Tag Archives: iso

Should I Exercise My Right to Stock Option Exercising

Working in startups, your pay is always split somehow between salary and “stock options.” If you don’t know what that means — basically an option gives you the option to purchase a share of stock at a low “strike price” of the company. If the company does well, the price of the stock goes up, and if it does really well the nitty gritty details that can make the purchasing of the said stock through the option become less painful to think about. Trouble is, most companies, even good companies, aren’t Facebook or even LinkedIn. So exercising options early could mean to big losses down the line.

There are some tax reasons to exercise options early. From my understanding, if you have ISOs (which I do), you can buy the stock options up front, before they’re vested, and wait a year to sell them at capital gains tax rates. That is, if in a year, or after a year, they’re worth more than they were when you bought them. And that only really makes sense if your company goes public — the odds of a startup going public are very, very small. More likely, even if your successful,  you get acquired. And as I experienced at my last startup — an acquisition, even when the founders do well, might not result in a great turnout for the rest of the employees.

So most of my instincts are telling me it would be silly to exercise the options now. Why not wait? Well, my company is likely raising additional funding soon, which means the value of the option will go up. While I’ll still be able to buy the option for the lower strike price, I’ll have to pay tax on the difference between the strike price and the value when I buy the option, which could be quite a lot, especially given that I’d be PAYING for the option and owe money on it. And there’s still a decent chance that eventually it will be worth $0.

Now, I could exercise a portion of my options – take a little risk, and wait on the rest – but it’s not clear this makes sense either. There is a whole issue with AMT that I don’t understand (anyone want to explain this to me?) that you can avoid if you exercise early, so says the Internets. I’m not sure at what point you hit the AMT issue in terms of your yearly gross income.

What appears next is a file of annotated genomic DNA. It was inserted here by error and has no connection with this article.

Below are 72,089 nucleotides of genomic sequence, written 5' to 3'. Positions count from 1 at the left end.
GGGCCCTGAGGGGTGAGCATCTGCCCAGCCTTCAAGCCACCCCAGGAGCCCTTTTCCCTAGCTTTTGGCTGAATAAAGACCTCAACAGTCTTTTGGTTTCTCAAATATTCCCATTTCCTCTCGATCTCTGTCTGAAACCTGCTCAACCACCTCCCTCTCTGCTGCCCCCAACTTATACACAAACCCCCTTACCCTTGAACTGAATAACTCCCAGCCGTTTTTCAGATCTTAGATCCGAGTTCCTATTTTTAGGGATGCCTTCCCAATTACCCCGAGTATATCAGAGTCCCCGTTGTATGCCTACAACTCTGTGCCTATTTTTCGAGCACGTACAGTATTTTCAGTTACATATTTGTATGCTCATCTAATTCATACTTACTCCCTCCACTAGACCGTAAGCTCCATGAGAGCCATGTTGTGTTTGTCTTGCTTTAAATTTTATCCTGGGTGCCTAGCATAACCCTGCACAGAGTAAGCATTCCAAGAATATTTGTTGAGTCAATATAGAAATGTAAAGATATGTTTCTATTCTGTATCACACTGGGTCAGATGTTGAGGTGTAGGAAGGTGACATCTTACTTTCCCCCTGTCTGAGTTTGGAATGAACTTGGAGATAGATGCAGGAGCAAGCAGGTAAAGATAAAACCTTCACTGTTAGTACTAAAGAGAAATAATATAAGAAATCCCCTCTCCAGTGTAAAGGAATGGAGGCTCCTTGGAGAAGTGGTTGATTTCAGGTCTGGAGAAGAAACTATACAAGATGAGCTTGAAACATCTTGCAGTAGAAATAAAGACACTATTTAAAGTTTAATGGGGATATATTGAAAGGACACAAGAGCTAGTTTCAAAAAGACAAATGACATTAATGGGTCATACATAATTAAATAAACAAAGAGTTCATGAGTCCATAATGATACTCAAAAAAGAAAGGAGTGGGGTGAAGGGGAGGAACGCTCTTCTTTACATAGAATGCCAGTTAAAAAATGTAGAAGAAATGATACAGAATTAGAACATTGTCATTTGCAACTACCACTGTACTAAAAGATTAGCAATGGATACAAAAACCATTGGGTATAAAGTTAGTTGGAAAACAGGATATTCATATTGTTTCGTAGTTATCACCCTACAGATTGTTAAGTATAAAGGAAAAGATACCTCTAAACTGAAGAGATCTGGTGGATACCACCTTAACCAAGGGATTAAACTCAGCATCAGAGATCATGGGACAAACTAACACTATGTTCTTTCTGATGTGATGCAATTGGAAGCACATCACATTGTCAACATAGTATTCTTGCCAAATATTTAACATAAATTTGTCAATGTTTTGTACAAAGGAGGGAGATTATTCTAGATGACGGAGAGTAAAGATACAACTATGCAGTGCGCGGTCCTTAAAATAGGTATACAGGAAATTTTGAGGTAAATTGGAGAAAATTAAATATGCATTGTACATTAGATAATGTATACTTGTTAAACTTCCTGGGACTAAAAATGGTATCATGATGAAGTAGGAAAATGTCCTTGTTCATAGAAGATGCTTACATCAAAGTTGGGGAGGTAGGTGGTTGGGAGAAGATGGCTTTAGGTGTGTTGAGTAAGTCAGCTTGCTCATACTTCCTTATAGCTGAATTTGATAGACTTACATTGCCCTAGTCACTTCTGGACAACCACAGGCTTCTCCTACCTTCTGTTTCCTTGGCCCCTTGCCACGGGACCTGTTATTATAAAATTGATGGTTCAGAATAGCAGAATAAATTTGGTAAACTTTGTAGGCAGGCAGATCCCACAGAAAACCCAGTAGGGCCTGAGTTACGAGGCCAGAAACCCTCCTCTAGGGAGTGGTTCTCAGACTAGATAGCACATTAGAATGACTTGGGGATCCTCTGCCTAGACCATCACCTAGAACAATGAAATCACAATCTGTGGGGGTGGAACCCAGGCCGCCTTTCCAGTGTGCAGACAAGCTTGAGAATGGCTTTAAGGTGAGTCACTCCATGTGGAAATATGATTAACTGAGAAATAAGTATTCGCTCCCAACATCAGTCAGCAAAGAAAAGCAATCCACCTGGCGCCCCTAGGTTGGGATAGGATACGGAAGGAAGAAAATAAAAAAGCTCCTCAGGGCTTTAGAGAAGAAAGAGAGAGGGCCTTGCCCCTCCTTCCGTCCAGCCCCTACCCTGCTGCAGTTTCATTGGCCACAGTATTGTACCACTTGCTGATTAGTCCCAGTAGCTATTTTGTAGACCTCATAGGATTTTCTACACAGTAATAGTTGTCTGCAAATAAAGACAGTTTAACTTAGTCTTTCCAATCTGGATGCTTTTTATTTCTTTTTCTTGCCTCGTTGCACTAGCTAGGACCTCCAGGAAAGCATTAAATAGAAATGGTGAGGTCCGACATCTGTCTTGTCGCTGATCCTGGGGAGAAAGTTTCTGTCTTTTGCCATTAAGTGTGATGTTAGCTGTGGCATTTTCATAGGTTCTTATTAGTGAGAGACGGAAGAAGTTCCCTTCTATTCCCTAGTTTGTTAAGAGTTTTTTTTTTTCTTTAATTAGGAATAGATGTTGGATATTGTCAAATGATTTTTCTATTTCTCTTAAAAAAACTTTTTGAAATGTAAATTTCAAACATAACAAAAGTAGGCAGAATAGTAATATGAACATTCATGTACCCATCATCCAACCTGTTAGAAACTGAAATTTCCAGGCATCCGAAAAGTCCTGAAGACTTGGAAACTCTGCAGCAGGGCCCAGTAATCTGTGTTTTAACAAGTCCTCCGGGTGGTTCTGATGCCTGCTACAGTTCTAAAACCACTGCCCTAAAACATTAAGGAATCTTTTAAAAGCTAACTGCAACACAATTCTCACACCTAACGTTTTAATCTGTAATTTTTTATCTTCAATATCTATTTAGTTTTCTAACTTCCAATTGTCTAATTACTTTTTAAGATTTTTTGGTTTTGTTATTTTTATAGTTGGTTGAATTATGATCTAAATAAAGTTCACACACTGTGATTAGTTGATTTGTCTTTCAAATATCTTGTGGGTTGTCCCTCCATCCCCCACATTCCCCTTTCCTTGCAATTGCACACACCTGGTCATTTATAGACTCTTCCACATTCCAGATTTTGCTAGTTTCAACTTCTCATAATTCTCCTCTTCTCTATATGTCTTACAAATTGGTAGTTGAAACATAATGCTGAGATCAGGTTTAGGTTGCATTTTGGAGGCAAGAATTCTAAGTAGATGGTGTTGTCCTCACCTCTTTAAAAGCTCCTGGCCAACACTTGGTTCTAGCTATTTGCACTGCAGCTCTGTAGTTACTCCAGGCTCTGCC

Besides all of that, the reality is that I don’t really have the $20k I’d need to purchase all of my stock options right now. Well, I do have it — I have $130k in random investment accounts — but I don’t know if it makes sense to pull my funds from any of them to exercise my options. It’s a huge risk. It might be better from a tax perspective if, in a year or a few years we get acquired, but who knows if that will happen. I do believe in this company (which is rare) so that says a lot. Still, I’m relatively risk-adverse when it comes to money. Hmm. What do you think I should do?

Startup Stock Options: Taxes and Risk

One of the supposed benefits of working at a startup is the equity you’re offered as part of your compensation package. Given that more often than not this equity is in place of a 401k and a portion of your salary, in theory it may offer great reward in the long run.

However, what I didn’t realize about stock options (ISOs and NSOs) years ago is that in order to actually receive the stock, you still have to pay for it. Options just mean that you are able to buy the stock at a strike price, which is “low” but may very well still be higher than what the stock ends up being worth. Continue reading Startup Stock Options: Taxes and Risk